Eduardo A. de Oliveira / EthnicNewz.org
On January 28th parents of students at Framingham’s Woodrow Wilson Elementary School had the chance they were waiting for to learning more about the impacts of underground contamination caused by hazardous materials that spilled from General Chemical Corporation, a company located next door to the school.
The company acknowledged that spills of chlorinated solvents contaminated the underground water in several areas. Residents from Leland Street to Victor Road, and Alia Street, were invited to ask questions and hear officials’ input about possible solutions. Although only three migrant workers participated in the Woodrow Wilson meeting, principal Robin Welch revealed that 82 percent of the students come from local immigrant communities.
Roy Swartz, the company’s compliance manager, told the audience of about 100 people that the contamination occurred in 70s during normal business practices, and that the company received a state license to perform waste management at its current site in 1986.
But Michael Hugo, the Board of Health Chairman, said that Framingham was still dealing with the spills consequences in 2002. In fact, on the Saturday after the 2007 Thanksgiving, the school’s principal Robin Welch, was informed that state and federal officials were closing the school for a throughout evaluation of the air quality.
«At that moment I felt the school could be permanently shutdown. Fortunately all the testing results came negative and could continue with our work,» said Welch, who had led the school for the past 13 years.
Welch’s guarantees that he had never seeing pattern that proves the school poses any risk for students and staff did not quiet down the suspicions of several parents.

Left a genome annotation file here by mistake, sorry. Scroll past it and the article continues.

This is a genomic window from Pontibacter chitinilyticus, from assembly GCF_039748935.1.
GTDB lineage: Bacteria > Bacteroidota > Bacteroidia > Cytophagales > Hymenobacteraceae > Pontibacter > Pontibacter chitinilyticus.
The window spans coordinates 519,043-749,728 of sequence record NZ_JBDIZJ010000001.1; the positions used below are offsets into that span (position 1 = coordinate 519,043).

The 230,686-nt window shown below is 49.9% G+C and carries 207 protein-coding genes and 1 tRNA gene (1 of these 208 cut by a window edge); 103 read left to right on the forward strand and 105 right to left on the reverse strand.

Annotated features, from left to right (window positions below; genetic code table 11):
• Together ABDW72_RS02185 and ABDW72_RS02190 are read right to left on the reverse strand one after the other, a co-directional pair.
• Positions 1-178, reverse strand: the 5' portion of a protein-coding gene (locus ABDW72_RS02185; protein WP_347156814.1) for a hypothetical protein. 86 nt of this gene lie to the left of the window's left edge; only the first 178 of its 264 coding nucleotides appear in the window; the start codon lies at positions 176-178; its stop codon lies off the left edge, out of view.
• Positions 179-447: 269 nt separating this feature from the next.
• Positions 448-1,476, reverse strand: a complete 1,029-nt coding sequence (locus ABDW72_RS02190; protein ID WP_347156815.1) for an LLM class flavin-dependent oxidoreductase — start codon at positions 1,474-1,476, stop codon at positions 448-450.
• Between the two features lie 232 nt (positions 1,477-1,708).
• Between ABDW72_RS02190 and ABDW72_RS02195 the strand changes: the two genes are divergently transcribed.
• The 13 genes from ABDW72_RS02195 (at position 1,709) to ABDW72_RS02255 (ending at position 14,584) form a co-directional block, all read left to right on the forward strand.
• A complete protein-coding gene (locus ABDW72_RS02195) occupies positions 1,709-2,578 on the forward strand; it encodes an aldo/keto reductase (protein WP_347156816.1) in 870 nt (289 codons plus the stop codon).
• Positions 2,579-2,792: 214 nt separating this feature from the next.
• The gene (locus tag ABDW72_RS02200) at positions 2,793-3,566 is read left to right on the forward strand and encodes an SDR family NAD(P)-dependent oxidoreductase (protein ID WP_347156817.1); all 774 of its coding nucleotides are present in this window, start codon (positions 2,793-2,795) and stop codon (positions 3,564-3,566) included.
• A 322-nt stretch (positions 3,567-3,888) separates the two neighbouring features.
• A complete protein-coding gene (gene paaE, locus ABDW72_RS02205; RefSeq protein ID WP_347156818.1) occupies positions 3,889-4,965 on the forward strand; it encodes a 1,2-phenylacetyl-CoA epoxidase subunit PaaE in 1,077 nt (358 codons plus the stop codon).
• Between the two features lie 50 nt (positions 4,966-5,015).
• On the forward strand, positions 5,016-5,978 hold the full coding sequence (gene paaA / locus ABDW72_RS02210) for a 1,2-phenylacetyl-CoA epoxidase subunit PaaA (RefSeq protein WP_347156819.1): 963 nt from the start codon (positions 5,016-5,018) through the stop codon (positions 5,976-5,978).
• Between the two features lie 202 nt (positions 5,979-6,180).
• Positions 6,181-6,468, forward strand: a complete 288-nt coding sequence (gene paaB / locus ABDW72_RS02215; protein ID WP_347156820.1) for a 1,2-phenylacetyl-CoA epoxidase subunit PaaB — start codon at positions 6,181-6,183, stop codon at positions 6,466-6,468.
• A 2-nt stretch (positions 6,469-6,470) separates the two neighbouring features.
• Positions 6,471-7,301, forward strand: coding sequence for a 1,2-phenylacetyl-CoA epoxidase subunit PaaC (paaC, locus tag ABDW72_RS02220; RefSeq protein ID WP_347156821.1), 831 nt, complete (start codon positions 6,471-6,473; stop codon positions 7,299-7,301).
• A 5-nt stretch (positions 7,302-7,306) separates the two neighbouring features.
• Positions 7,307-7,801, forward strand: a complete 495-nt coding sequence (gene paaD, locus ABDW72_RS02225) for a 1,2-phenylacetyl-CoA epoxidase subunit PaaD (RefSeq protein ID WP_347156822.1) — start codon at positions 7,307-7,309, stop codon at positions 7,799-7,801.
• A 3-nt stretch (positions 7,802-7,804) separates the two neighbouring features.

«How and why a town gives the Ok for a chemical company to open close to a school that crew to hold 500 kids?» asked an audience member. The Woodrow Wilson School is one of only two schools in Massachusetts to keep a bilingual teaching method, regardless the fact that this system was banned by ballot voting in 2002.
Officials were not immediately able to comment on the approval General Chemical received to start its operation in Framingham 50 years ago. But Swartz claimed that that are a lot of misconceptions about the company, and added that for 30 years (before General Chemical) Gulf stored thousands of gallons of gasoline at the same site.
Swartz said that the corporation is longer recycling solvents, practice abandoned in 2002. He also said that 40 percent of the total inventory is not hazardous waste.
«We manage all the waste coming in with the same track process. Everything is computerized,» he said.
At some moments the audience seemed agitated, whispering words of disbelief among themselves. But Michael Hudson, a senior project manager at FS Engineers, Inc., brought some normalcy when he explained that tests made with 70 monitoring wells show that the contamination is receding.
«All the tests made last October show that the levels of contamination are well below the standards,» said Hudson, adding that when a truck filled of oil tips over Route 9, General Chemical is the company responsible for cleaning the road spill and disposing of the waste.
Michael Hugo said that at the moment local authorities are waiting for the approval from the Massachusetts Department of Environmental Protection to the Remedy Evaluation Report submitted by General Chemical.
Eradicating the problem, some officials said, is a matter of years, probably 3 to 5 years. The Remedy Implementation Plan is scheduled to start